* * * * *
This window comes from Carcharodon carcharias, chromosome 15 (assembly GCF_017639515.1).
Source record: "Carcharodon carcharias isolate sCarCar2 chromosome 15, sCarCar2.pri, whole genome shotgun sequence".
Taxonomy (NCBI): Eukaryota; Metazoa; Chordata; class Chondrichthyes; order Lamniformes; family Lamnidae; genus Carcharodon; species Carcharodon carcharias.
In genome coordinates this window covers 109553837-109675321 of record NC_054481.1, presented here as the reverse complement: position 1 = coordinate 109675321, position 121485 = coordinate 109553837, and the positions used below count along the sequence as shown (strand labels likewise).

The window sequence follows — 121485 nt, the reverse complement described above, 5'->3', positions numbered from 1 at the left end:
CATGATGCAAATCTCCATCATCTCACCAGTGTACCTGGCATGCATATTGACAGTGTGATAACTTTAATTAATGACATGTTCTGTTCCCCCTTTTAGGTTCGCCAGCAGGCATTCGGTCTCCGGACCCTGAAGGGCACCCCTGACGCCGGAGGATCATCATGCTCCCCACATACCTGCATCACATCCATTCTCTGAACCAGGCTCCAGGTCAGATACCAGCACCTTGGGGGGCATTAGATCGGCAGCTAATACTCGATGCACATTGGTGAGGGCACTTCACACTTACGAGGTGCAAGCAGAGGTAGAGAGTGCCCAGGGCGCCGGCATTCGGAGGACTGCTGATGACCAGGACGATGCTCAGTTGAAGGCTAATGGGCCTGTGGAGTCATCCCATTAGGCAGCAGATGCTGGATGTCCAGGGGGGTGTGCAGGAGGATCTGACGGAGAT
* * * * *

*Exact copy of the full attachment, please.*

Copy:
This window comes from Carcharodon carcharias, chromosome 15 (assembly GCF_017639515.1).
Source record: "Carcharodon carcharias isolate sCarCar2 chromosome 15, sCarCar2.pri, whole genome shotgun sequence".
Taxonomy (NCBI): Eukaryota; Metazoa; Chordata; class Chondrichthyes; order Lamniformes; family Lamnidae; genus Carcharodon; species Carcharodon carcharias.
In genome coordinates this window covers 109553837-109675321 of record NC_054481.1, presented here as the reverse complement: position 1 = coordinate 109675321, position 121485 = coordinate 109553837, and the positions used below count along the sequence as shown (strand labels likewise).

The window sequence follows — 121485 nt, the reverse complement described above, 5'->3', positions numbered from 1 at the left end:
CATGATGCAAATCTCCATCATCTCACCAGTGTACCTGGCATGCATATTGACAGTGTGATAACTTTAATTAATGACATGTTCTGTTCCCCCTTTTAGGTTCGCCAGCAGGCATTCGGTCTCCGGACCCTGAAGGGCACCCCTGACGCCGGAGGATCATCATGCTCCCCACATACCTGCATCACATCCATTCTCTGAACCAGGCTCCAGGTCAGATACCAGCACCTTGGGGGGCATTAGATCGGCAGCTAATACTCGATGCACATTGGTGAGGGCACTTCACACTTACGAGGTGCAAGCAGAGGTAGAGAGTGCCCAGGGCGCCGGCATTCGGAGGACTGCTGATGACCAGGACGATGCTCAGTTGAAGGCTAATGGGCCTGTGGAGTCATCCCATTAGGCAGCAGATGCTGGATGTCCAGGGGGGTGTGCAGGAGGATCTGACGGAGAT